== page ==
“What a true honor this is,” said American Legion Auxiliary 2022-2023 National President Vickie Koutz during her installation speech at the 2022 National Convention in Milwaukee.
We are on to another year of the ALA with a continued focus on serving our veterans, military, and their families with Koutz in the ALA’s highest volunteer leadership position.
Koutz is the third ALA member to serve as national president from the Department of Indiana; the previous national president, Alice Galka, served during the 1988-1989 administrative year.
Humble, kind, and considerate, Koutz puts others ahead of herself, truly living the ALA motto of Service Not Self.
Koutz grew up in Boonville in southwestern Indiana, a town with a population of about 6,500, and has lived there her whole life. Koutz has been married to Jim for 50 years, and they have a son, Michael. He spoke on stage at convention about his mother during the installation of officers ceremony.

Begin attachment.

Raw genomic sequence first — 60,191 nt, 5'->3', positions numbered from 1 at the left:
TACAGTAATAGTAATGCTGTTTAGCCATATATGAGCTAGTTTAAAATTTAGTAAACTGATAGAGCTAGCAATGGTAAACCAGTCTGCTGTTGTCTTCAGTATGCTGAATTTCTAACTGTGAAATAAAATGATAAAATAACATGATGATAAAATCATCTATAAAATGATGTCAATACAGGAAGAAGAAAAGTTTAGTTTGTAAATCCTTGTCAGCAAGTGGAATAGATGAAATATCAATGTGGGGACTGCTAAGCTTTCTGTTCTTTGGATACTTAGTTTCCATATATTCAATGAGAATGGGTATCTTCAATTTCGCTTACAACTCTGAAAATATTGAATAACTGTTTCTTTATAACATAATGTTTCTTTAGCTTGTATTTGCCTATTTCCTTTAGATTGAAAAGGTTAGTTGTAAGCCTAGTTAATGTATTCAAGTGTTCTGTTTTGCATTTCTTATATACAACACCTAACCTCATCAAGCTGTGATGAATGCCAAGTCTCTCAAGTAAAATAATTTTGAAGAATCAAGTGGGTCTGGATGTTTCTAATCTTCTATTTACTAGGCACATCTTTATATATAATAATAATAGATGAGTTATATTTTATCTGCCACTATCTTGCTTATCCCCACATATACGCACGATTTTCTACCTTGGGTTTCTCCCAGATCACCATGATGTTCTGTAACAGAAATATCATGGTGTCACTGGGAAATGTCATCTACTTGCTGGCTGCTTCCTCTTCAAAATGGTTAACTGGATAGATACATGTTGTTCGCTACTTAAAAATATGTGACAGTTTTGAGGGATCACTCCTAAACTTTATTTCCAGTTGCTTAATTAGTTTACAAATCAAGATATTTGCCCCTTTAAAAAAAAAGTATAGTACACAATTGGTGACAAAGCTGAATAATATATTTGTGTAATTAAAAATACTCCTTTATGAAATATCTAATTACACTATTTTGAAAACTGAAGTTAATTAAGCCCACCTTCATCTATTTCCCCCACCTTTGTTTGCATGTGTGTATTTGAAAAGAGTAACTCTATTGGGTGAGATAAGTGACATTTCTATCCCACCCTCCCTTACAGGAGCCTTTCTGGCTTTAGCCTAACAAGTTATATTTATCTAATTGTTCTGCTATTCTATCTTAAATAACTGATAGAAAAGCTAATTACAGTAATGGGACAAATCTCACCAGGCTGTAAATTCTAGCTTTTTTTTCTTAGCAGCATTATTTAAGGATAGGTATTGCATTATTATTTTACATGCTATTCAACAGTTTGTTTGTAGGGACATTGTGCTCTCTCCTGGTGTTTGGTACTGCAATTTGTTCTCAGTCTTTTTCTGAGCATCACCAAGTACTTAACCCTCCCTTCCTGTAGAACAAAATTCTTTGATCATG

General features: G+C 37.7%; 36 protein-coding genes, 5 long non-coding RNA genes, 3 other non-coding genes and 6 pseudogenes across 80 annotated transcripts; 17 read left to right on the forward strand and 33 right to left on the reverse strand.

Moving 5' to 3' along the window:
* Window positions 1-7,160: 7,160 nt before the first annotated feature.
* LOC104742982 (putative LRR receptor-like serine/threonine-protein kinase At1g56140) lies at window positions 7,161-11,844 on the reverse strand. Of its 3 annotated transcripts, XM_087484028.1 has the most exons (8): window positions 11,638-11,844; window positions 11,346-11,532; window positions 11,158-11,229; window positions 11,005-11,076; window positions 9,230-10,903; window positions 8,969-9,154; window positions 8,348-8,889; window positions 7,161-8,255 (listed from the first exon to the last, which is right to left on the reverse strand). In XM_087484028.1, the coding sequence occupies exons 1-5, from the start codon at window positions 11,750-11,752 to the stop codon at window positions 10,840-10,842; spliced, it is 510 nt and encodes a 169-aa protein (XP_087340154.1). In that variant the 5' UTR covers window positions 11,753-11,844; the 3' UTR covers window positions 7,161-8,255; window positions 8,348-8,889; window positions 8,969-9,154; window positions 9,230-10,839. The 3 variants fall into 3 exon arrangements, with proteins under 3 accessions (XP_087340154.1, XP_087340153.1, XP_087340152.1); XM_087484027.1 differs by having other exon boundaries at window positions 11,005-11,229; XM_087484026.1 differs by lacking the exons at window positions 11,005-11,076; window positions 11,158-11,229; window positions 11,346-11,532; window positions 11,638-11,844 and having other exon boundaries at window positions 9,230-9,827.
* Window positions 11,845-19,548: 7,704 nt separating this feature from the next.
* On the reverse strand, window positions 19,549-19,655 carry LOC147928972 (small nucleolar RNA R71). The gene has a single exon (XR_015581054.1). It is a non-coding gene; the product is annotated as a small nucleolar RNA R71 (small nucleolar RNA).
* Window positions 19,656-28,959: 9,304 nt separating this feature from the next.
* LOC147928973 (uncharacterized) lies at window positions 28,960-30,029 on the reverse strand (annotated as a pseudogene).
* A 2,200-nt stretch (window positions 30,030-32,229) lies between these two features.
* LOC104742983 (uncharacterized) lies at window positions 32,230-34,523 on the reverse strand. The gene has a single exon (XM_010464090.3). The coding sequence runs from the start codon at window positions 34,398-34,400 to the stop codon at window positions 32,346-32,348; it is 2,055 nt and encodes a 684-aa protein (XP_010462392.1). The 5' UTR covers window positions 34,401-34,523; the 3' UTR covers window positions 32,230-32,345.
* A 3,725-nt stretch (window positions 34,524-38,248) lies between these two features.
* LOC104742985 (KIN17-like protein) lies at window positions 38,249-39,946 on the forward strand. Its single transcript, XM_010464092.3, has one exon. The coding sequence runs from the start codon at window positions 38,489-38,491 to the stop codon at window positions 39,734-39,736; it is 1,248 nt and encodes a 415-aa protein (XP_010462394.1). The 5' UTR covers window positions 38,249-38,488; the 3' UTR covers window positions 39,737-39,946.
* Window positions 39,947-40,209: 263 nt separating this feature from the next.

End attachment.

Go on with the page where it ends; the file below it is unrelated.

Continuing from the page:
“The day is finally here, and we are so proud of her,” he said. “I know my mom will accomplish a lot this next year. I encourage you to break out of your comfort zone.”
For Koutz, the getting-out-of-her-comfort-zone list includes trying new foods, public speaking, and traveling alone, all which Michael is confident she will do successfully during her term as national president.
For the 2022-2023 ALA year, Koutz’s focus is to honor our veterans every day. Additionally, the national president’s project will be on National Veterans Creative Arts Festival companions.
“Sometimes, companions can’t afford to pay for a meal plan,” she said. “This broke my heart. The one person who is a constant in their life couldn’t stay with them during meals.”
Her project on companions is triple tiered — money for a meal plan, travel, and/or a separate hotel room if needed for non-family member companions.
Koutz is also working to raise awareness on our country’s Prisoners of War and Missing in Action. Her husband, Jim, returned to Vietnam years later after serving overseas to help dig for remains, and since then, wears a POW bracelet all the time.
“Listening to him talking about his experiences made me realize how important it still is today,” she said.